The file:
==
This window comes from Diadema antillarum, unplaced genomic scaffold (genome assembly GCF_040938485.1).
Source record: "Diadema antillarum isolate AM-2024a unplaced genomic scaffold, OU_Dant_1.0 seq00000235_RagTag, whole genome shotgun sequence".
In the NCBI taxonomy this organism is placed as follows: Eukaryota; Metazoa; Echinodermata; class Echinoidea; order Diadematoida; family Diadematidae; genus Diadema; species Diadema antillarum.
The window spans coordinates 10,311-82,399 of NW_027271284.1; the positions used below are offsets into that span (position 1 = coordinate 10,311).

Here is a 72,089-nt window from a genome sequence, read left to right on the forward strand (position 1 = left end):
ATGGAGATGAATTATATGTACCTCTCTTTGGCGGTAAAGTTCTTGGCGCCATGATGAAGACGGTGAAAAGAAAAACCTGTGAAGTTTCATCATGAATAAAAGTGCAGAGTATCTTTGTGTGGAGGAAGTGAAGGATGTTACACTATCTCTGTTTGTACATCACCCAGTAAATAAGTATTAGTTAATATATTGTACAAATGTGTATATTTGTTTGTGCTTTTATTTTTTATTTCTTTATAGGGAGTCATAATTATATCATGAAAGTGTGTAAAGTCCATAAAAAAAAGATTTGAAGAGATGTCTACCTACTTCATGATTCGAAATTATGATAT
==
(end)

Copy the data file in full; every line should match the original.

This window comes from Diadema antillarum, unplaced genomic scaffold (genome assembly GCF_040938485.1).
Source record: "Diadema antillarum isolate AM-2024a unplaced genomic scaffold, OU_Dant_1.0 seq00000235_RagTag, whole genome shotgun sequence".
In the NCBI taxonomy this organism is placed as follows: Eukaryota; Metazoa; Echinodermata; class Echinoidea; order Diadematoida; family Diadematidae; genus Diadema; species Diadema antillarum.
The window spans coordinates 10,311-82,399 of NW_027271284.1; the positions used below are offsets into that span (position 1 = coordinate 10,311).

Here is a 72,089-nt window from a genome sequence, read left to right on the forward strand (position 1 = left end):
ATGGAGATGAATTATATGTACCTCTCTTTGGCGGTAAAGTTCTTGGCGCCATGATGAAGACGGTGAAAAGAAAAACCTGTGAAGTTTCATCATGAATAAAAGTGCAGAGTATCTTTGTGTGGAGGAAGTGAAGGATGTTACACTATCTCTGTTTGTACATCACCCAGTAAATAAGTATTAGTTAATATATTGTACAAATGTGTATATTTGTTTGTGCTTTTATTTTTTATTTCTTTATAGGGAGTCATAATTATATCATGAAAGTGTGTAAAGTCCATAAAAAAAAGATTTGAAGAGATGTCTACCTACTTCATGATTCGAAATTATGATAT